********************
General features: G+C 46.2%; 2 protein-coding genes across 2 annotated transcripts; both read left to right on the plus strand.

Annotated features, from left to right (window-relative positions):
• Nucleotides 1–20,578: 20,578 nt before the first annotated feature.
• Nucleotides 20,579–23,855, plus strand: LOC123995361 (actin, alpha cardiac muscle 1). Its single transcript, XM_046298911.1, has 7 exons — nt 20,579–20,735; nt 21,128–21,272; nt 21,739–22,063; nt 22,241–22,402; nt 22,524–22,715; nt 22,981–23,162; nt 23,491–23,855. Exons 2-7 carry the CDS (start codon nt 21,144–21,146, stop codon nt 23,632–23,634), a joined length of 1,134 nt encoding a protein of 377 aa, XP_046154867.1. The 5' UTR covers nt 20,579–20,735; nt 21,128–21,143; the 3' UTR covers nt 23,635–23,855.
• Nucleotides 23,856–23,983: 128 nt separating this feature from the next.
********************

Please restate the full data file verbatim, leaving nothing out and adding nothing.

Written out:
General features: G+C 46.2%; 2 protein-coding genes across 2 annotated transcripts; both read left to right on the plus strand.

Annotated features, from left to right (window-relative positions):
• Nucleotides 1–20,578: 20,578 nt before the first annotated feature.
• Nucleotides 20,579–23,855, plus strand: LOC123995361 (actin, alpha cardiac muscle 1). Its single transcript, XM_046298911.1, has 7 exons — nt 20,579–20,735; nt 21,128–21,272; nt 21,739–22,063; nt 22,241–22,402; nt 22,524–22,715; nt 22,981–23,162; nt 23,491–23,855. Exons 2-7 carry the CDS (start codon nt 21,144–21,146, stop codon nt 23,632–23,634), a joined length of 1,134 nt encoding a protein of 377 aa, XP_046154867.1. The 5' UTR covers nt 20,579–20,735; nt 21,128–21,143; the 3' UTR covers nt 23,635–23,855.
• Nucleotides 23,856–23,983: 128 nt separating this feature from the next.